Landmark status sought for Lindbergh site
VideosSaving Lindbergh monument
Hempstead Town will seek local historic landmark status for the East Garden City site where Charles Lindbergh began the world's first nonstop trans-Atlantic flight, Supervisor Kate Murray said Friday.
The preservation of the site, located behind The Source mall, has been a passion of 20-year-old Westbury resident Adam Sackowitz, a Hofstra student, history buff and part-time park ranger at Sagamore Hill National Historic Site in Cove Neck.
Sackowitz said the Lindbergh site, which is marked by a small monument, could be jeopardized by the pending auction of the mall Tuesday.
The town's move for landmark status will help preserve the site, Sackowitz said.
"I feel it's in jeopardy because it's not protected," Sackowitz said. "We have a gem here and we need to preserve it, we need to interpret it."
Local landmark status would give the monument "protection against alteration, development or other construction," Hempstead officials said in a statement.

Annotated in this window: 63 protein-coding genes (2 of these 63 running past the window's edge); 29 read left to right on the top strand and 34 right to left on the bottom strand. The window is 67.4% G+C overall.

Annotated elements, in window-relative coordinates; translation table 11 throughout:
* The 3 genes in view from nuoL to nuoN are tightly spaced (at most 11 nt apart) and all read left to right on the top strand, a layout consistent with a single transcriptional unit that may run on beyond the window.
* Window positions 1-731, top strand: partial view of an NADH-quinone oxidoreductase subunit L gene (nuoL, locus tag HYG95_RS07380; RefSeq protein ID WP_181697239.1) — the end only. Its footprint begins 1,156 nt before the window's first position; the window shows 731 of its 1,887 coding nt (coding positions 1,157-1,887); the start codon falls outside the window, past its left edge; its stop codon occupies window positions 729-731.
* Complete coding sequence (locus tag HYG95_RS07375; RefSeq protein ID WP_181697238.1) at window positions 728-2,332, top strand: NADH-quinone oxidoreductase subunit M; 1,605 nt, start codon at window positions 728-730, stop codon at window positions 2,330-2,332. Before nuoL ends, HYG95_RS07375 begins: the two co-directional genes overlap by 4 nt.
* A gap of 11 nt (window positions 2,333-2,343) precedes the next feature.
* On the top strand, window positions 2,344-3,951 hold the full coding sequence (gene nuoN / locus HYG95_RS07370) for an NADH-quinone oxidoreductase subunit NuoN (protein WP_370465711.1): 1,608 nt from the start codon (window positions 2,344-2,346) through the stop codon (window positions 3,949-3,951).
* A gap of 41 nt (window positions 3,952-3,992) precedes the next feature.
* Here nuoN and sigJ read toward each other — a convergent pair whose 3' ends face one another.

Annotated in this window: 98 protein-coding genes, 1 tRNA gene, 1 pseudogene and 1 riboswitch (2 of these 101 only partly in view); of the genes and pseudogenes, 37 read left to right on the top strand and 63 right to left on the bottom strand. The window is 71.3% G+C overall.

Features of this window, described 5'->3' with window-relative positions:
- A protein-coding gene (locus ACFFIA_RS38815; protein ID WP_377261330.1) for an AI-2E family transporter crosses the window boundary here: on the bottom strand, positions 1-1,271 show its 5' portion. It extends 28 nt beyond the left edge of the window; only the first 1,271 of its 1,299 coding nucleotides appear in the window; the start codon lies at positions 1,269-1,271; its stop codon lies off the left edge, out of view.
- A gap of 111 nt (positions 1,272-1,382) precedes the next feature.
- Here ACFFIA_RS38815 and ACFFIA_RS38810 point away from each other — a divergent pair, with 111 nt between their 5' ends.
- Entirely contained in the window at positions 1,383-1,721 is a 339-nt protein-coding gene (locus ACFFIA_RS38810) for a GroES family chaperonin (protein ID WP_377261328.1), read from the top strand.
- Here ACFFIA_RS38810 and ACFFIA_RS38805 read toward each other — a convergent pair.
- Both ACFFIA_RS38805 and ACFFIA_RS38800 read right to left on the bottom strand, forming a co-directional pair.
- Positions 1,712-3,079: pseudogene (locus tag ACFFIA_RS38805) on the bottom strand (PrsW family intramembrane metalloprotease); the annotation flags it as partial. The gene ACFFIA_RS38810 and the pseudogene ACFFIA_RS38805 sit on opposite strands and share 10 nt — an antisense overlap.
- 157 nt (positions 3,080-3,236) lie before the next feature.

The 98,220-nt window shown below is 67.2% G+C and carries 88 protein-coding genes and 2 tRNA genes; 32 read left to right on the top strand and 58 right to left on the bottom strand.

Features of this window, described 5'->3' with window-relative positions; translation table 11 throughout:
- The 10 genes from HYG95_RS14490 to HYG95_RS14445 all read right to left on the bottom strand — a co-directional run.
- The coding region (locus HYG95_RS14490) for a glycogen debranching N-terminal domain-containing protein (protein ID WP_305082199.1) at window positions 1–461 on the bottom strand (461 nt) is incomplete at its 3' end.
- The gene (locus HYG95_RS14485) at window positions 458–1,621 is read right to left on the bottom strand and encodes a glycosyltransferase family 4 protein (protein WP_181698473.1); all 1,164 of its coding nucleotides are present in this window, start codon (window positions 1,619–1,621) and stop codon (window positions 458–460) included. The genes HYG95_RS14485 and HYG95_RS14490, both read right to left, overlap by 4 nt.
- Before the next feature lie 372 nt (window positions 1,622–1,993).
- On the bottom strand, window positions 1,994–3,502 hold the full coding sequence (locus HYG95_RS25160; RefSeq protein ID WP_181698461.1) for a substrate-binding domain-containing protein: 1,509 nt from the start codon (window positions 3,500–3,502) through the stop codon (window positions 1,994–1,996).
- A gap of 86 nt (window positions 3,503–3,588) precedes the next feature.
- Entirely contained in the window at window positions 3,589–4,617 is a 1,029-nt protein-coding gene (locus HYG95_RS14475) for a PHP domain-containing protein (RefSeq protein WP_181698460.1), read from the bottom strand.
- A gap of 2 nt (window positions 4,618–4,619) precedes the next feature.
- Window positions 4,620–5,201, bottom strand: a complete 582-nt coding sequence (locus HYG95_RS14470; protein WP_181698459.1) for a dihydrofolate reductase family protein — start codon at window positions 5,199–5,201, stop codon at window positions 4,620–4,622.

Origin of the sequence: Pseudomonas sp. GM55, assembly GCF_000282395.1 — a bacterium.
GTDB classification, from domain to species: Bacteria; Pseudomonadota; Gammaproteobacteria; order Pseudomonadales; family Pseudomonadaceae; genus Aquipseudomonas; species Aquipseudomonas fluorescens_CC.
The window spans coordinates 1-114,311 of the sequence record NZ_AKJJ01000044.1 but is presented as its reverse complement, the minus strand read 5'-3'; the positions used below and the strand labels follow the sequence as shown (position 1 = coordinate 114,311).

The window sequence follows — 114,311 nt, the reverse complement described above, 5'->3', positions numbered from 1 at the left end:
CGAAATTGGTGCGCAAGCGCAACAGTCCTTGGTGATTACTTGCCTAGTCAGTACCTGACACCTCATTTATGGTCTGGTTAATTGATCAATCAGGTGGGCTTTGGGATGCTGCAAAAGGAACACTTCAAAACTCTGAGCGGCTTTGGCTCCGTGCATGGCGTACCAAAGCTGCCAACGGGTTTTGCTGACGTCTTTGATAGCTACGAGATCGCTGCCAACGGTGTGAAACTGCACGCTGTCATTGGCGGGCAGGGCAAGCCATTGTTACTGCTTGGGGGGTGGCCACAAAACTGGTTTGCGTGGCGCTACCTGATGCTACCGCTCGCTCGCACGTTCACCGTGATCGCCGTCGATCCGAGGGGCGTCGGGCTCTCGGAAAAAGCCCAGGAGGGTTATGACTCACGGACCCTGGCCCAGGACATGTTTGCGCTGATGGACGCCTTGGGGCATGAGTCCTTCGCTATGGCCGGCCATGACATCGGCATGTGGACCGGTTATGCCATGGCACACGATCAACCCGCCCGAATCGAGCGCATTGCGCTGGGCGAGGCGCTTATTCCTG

Murray and Councilwoman Dorothy Goosby, who represents the area, said the site will be referred to the town's Landmarks Preservation Commission. Murray and Goosby said they expect the commission will offer the site to the town board for a vote on whether to grant landmark status, which they believe will pass.
"The impending auction has added a sense of urgency . . . Now is the time to act before this landmark is endangered," Murray said.
The Lindbergh monument, which marks where the Spirit of St. Louis took off for its flight to Paris in 1927, has stood at the site for about 15 years.